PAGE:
I need to talk to you about three things.
Thing 1: In the last few days, journalists have sprinkled lemon juice onto the pages of the Panama Papers, revealing the greedy secrets of people who believe that their success belongs to them and no one else. Behind closed doors, people have lied, deceived and turned millions into billions without paying a penny of tax on their profits. It’s all above board, of course. Thatcher made sure of that in 1979. Politicians and heads of state are on this list; the very people responsible for the care of society’s most vulnerable, most poor.
It’s the arrogance of it that gets to me. These people must have convinced themselves that they have earned that money, all on their very own. It is their intelligence, talent and hard work that built up that obscene mountain of cash, and if other people don’t have obscene mountains of cash it’s because they aren’t as talented, intelligent and hard-working.
People who avoid tax have forgotten that they are lucky. They have forgotten that their intelligence and ability, their family and the circumstances into which they were born were accidents of nature, privileges. But they are not innately deserving. It’s all one big genetic lottery.
People who avoid tax have forgotten that they are indebted to a tax-funded infrastructure. Society paid for the roads that got them to school and that now transport their goods lorries and employees. Mr. Tax-Evader might have paid for his own education, but the nurse who saved his life by spotting that dodgy mole wouldn’t have been able to save his life if her training hadn’t been funded by our taxes. Overly simplistic, I know, but you get the idea. It’s not the general public that need reminding we’re all in this together.
People who avoid tax have forgotten that hard work is not synonymous with financial gain. Some of the most hardworking people choose jobs that invest in societal cohesion, not yachts.
Which brings me to Thing 2. Yesterday the junior doctors went on strike. Our government has forced them to take action that contradicts their values as professionals and humans.
Many people choose a career in medicine as a vocation. Some people say they do it for the money, but I know they’re wrong. They’re wrong because to pass all of those medical exams you need to be clever. And if you’re clever you’ll be able to work out that when you divide the annual salary of a doctor or nurse by the hours they actually work, take off the student debts, and factor in the fact that they’re responsible for our mental and physical wellbeing, our actual human lives, the pay is distinctly average. It really is.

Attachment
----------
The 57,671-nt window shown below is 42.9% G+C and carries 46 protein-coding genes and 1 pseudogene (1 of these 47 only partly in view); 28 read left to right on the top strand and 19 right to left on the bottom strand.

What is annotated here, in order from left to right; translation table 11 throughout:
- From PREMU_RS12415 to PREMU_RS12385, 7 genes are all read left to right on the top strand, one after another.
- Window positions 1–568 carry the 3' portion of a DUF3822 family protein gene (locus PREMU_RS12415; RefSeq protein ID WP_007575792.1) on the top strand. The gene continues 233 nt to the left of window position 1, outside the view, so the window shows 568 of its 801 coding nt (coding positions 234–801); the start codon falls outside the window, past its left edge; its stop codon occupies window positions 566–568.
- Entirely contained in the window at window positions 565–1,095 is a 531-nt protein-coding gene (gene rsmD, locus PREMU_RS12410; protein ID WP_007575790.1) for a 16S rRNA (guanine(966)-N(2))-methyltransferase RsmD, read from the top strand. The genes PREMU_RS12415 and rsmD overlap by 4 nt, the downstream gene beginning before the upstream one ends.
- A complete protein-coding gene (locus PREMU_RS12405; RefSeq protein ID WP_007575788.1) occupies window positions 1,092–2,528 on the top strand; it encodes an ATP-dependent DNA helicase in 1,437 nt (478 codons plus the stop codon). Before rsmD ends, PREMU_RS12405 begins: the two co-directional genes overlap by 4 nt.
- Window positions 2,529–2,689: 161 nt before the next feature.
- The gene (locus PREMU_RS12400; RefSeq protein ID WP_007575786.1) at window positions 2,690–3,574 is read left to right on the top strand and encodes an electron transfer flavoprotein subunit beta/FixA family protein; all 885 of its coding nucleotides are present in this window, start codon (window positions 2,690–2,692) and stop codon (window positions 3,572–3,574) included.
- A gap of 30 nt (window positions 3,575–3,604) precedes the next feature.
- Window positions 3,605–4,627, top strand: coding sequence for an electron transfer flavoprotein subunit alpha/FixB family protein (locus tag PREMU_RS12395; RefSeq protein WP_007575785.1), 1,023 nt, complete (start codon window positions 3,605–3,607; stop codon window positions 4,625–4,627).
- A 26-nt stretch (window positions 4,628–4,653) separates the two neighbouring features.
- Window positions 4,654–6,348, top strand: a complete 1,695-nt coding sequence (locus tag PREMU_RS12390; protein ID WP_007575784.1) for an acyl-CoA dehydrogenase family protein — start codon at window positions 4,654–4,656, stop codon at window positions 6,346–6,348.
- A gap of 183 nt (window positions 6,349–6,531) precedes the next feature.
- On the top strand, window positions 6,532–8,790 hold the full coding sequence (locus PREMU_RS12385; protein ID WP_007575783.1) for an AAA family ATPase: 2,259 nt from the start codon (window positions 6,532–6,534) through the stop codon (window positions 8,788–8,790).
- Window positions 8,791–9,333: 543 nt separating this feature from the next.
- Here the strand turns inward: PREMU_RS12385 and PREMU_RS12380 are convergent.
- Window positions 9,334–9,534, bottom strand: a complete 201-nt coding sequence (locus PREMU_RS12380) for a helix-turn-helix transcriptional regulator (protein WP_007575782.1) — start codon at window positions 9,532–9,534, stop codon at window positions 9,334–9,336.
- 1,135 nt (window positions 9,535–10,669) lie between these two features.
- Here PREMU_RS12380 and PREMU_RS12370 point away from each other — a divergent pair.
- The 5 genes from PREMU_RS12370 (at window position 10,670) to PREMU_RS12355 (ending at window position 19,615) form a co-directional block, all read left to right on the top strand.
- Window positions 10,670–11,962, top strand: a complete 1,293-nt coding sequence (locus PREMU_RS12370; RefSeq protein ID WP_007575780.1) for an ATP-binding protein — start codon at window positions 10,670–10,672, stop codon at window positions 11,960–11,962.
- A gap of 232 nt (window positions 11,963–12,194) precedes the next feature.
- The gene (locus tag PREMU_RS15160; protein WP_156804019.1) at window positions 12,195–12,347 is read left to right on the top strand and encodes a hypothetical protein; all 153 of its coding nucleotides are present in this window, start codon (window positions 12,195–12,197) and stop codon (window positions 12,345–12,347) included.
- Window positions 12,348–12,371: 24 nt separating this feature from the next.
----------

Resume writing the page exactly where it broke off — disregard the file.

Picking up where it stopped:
Our National Health Service is dependent on the goodwill of its staff. Their willingness to go the extra mile is the main reason why it’s still functioning, yet this Conservative government has abused their generosity and broken their morale. Behind closed doors, this democratically elected party have made decisions, bad decisions, and presented them to us as a fait accompli.
It was while I was feeling angry and disillusioned about the junior doctors that I encountered Thing 3. I read a piece in the Nursing Times by an author called James Hannah. You can read the full piece here, but to summarise, it’s about the hospice experience that formed the inspiration for his book “The A to Z of You and Me”. In his article James praises the work of carers and highlights one particular incident that happened after his mother-in-law had just died. He writes:
“I heard a nurse enter the room in which my mother-in-law still lay, and say, softly, gently: ‘I’m just going to remove your wedding ring now, for safe keeping, all right, lovey?’
“An act of the purest respect; one person talking to another, even though she knew she wouldn’t be heard. I heard.”
It’s lovely isn’t it? It’s especially lovely to me as James Hannah is my husband, and his mother-in-law was my mum. But that’s not what gave me pause for thought. The piece was picked up by the excellent organisation Dying Matters. It did the rounds on social media and when comments started appearing on Facebook they stopped me in my tracks. The same message again and again. Have a read of this screenshot.
I’d been so moved by the gentle, respectful interaction between the nurse and my mum, but I’d thought it was a one-off act of kindness. Now I was learning that it was common practice amongst medical staff.
Comment after comment talked about ‘honour’, ‘respect’, and a ‘last act of care’. Even when we’re stone cold dead, even when no one is there to see them do it, the doctors, nurses and carers champion these basic human values. They’ve done it for years and years without credit or acknowledgement. And every time they talk to our fragile human shell like this, their simple action affirms that each and every one of us is important. To an outsider like me, it was if I’d stumbled upon a beautiful secret.
Sometimes no one is watching, and this, surely, is the moment when we reveal most about ourselves.
For a second I wondered what would happen if one of those tax cheats or self-serving politicians was dead in that hospice bed, their money stagnating, undemocratic policies crushing the welfare of future generations.
But there was no need to wonder. The answer is obvious.
Someone from the medical team would hold their cold hand, tenderly and respectfully, unseen and unheard, and say:
“I’m just going to remove your wedding ring now, for safe keeping, all right lovey?”
And that’s how it should be. That’s what should bloody well happen behind closed doors.